Beyond Four Walls

Photo by Kinga Cichewicz on Unsplash


Her gut was insistently intolerant of gluten, despite a later colonoscopy revealing she did not meet medical criteria for coeliac diagnosis. The cruel requirement to eat gluten in the lead up to the test made her so ill and weak (with either constipation or diarrhoea) that she could barely walk into the hospital. She persisted in the vain hope some new information might be revealed. Since childhood, dairy products were problematic. Now eczema broke out again frequently.


These stop signs, cleverly disguised as errant, malfunctioning, temporary ailments, belied the extreme distress that now enveloped her. In those first miserable months, she barely left her bed, except for many stressful medical appointments and tests as we searched for answers. She went days without showering because the physical exertion utterly exhausted her. Sometimes she needed to be helped to and from the shower. She was so dizzy; she could barely stand. I became her physical carer in all but official status. I did her washing. I drove her to appointments. I helped her shower. I made her meals.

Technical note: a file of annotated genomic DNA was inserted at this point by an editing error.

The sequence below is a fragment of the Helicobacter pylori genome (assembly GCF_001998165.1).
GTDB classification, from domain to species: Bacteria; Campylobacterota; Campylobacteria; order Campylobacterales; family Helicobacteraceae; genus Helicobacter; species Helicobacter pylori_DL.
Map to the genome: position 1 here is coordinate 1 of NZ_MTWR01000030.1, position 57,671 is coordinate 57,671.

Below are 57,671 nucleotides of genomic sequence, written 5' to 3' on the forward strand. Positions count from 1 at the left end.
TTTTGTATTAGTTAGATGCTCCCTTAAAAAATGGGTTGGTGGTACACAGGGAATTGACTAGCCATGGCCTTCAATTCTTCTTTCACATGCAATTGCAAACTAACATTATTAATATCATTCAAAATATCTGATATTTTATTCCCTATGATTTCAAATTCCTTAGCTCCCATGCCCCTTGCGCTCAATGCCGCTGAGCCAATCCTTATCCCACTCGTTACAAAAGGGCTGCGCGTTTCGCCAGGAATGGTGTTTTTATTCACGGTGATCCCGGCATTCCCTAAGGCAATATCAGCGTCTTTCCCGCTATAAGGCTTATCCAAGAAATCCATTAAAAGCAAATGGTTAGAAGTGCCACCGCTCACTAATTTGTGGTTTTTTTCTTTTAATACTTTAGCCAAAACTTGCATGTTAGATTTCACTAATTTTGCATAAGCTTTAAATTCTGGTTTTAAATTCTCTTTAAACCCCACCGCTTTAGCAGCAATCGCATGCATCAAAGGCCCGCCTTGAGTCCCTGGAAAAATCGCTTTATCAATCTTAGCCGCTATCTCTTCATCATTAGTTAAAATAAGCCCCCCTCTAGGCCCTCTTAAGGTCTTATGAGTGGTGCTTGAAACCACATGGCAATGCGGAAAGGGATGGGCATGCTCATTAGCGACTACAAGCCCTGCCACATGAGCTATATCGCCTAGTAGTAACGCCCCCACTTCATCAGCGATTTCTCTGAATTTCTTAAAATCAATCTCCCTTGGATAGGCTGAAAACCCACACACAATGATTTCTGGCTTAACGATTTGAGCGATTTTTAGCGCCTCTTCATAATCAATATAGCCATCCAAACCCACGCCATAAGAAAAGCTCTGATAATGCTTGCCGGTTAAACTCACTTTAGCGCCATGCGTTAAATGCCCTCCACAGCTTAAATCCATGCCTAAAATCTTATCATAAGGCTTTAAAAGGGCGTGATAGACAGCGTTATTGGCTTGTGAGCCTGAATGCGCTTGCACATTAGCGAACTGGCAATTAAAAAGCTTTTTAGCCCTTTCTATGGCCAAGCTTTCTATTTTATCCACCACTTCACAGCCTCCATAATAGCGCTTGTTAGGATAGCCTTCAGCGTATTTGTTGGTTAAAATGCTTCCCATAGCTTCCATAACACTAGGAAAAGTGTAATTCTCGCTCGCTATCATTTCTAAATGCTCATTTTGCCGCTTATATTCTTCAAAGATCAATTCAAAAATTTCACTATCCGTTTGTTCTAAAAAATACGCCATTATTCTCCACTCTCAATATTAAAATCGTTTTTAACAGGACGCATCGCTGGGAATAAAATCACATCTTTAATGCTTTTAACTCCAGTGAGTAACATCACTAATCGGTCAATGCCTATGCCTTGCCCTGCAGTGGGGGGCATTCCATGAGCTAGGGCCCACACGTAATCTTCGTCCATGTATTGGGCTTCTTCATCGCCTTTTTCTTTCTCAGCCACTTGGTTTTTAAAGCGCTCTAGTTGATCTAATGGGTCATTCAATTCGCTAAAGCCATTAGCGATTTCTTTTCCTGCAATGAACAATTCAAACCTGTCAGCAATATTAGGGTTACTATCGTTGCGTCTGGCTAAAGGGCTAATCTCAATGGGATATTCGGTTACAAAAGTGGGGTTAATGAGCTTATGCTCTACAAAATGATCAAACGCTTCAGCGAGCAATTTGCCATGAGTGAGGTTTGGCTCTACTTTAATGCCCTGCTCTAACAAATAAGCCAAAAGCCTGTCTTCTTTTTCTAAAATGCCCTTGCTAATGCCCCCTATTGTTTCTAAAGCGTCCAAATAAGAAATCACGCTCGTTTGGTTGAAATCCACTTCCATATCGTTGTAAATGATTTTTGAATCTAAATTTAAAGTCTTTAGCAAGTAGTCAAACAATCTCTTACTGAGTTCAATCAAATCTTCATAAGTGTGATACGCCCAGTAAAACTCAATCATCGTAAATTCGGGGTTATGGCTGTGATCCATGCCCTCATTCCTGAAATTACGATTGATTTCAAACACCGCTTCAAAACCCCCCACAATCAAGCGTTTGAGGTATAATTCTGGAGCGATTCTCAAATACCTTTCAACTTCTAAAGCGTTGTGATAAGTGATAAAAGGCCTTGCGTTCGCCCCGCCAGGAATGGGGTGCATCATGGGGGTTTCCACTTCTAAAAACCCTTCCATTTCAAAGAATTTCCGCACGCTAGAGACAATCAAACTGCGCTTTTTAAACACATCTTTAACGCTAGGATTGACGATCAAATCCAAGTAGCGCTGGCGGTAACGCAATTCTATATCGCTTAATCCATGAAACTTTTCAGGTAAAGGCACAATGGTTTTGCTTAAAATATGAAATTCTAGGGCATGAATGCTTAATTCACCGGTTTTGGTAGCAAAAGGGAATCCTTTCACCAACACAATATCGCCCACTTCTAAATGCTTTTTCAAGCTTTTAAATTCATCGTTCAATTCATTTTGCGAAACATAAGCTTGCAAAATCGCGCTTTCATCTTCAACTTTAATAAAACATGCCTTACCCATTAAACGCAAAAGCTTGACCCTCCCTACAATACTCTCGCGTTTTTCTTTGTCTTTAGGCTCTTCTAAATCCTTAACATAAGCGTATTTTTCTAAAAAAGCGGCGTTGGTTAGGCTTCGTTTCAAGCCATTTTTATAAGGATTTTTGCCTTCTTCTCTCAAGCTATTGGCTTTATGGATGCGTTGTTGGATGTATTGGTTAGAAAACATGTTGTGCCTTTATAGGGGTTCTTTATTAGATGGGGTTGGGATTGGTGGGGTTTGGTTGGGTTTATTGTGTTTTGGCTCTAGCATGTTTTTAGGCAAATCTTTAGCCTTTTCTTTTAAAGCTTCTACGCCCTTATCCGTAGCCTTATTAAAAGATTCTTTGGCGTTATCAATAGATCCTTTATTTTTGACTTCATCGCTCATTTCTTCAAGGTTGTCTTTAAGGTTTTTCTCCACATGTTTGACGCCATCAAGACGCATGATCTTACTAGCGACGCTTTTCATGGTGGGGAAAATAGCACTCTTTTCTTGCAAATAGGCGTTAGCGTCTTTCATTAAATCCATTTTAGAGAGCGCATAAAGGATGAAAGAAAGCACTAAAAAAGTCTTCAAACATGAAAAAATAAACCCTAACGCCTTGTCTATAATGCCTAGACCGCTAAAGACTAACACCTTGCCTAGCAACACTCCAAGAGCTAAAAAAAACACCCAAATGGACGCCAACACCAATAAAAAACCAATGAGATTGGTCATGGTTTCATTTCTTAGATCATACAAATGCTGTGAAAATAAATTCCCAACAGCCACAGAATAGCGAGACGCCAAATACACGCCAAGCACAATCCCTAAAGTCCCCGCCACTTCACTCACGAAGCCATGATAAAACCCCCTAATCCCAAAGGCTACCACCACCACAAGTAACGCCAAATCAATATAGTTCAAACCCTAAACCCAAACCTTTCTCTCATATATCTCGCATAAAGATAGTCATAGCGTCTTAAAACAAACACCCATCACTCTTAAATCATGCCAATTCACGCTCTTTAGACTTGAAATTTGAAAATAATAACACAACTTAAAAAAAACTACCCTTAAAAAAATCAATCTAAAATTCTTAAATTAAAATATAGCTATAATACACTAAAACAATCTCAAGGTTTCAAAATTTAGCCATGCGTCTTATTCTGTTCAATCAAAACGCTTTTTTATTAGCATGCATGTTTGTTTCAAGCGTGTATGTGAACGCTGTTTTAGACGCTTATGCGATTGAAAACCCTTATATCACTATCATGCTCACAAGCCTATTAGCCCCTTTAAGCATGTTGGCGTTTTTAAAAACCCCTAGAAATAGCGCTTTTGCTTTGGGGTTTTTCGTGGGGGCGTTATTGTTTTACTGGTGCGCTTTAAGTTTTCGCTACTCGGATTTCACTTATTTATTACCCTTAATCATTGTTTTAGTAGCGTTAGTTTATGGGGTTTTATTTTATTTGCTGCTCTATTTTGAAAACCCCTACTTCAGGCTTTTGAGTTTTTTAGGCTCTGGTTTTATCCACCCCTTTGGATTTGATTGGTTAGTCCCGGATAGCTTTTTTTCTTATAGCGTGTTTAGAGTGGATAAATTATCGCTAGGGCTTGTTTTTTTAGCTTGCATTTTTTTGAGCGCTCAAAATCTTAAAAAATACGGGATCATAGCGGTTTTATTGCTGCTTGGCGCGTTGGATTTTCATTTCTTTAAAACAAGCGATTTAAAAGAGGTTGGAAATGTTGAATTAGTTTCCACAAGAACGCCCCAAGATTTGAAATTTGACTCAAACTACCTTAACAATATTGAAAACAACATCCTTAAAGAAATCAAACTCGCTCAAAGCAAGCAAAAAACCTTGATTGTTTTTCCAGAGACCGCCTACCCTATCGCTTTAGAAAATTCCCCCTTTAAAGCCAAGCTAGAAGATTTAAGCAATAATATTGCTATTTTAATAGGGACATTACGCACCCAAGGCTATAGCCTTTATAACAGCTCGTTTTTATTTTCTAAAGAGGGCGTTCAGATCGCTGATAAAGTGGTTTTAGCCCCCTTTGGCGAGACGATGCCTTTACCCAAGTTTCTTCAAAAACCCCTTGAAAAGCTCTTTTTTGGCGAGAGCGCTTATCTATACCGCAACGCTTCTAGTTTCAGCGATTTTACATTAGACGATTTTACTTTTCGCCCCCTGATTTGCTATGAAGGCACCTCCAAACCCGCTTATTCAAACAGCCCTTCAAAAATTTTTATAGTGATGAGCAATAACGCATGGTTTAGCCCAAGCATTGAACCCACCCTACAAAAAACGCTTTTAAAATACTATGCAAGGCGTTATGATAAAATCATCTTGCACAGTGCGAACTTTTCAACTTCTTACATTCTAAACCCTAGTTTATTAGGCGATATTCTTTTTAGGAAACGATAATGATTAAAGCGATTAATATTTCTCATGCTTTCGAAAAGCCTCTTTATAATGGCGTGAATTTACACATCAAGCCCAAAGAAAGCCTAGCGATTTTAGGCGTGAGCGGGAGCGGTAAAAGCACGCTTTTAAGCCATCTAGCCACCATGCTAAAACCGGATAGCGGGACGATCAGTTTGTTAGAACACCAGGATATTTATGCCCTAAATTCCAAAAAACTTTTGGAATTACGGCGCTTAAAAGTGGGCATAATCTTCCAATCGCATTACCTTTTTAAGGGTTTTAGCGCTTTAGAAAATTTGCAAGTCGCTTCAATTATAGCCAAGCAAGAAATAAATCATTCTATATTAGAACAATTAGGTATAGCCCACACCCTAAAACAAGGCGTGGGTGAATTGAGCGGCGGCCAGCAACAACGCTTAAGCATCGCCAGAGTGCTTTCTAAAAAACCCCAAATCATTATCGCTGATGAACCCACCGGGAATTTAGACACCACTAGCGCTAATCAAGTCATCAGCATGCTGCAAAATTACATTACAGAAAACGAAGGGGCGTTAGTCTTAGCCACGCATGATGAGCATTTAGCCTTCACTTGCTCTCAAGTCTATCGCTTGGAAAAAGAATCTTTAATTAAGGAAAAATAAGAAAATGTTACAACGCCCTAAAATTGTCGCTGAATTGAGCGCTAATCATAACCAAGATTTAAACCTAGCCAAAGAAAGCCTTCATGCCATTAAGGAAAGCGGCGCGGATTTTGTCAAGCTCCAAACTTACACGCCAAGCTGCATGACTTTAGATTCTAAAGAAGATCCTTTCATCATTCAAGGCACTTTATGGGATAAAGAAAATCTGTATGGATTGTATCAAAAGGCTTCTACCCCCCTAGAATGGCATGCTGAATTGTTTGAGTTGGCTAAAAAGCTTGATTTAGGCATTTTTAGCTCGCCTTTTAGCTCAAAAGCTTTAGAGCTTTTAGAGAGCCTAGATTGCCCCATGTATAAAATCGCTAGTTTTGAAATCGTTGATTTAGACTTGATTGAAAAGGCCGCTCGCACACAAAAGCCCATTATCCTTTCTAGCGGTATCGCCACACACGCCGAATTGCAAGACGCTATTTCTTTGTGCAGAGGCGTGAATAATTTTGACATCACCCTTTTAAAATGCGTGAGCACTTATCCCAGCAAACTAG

Darkness seeped from her room

All this happened while we lived in our beautiful octagonal home, in a beautiful bushland setting on the outskirts of Brisbane. I was usually alone with an adult daughter barely able to shower herself and spiralling deeper and deeper into a self-destructive depression as more of her life disappeared every day — the job, the friends, independence, and her sense of self.

Eight years later

Almost eight years have passed since my daughter lost the life she thought would have. She turns 32 this week. We’ve all been in COVID-19 lockdown for the past 60 days — a situation that has introduced millions of people to the lifestyle that people with ME/CFS live interminably (albeit with less reliable energy). Ironically, the enforced insolation has removed pressures of physically attending doctor’s and therapists’ appointments, her main excursions, and her health has improved slightly.

Photo by Renee Hills Candle before a window



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Renee Hills

Renee Hills

Flash fiction, picture books, reflections on life, and poetry. Interested in ethical living, the environment and social justice. Reclaiming Italian heritage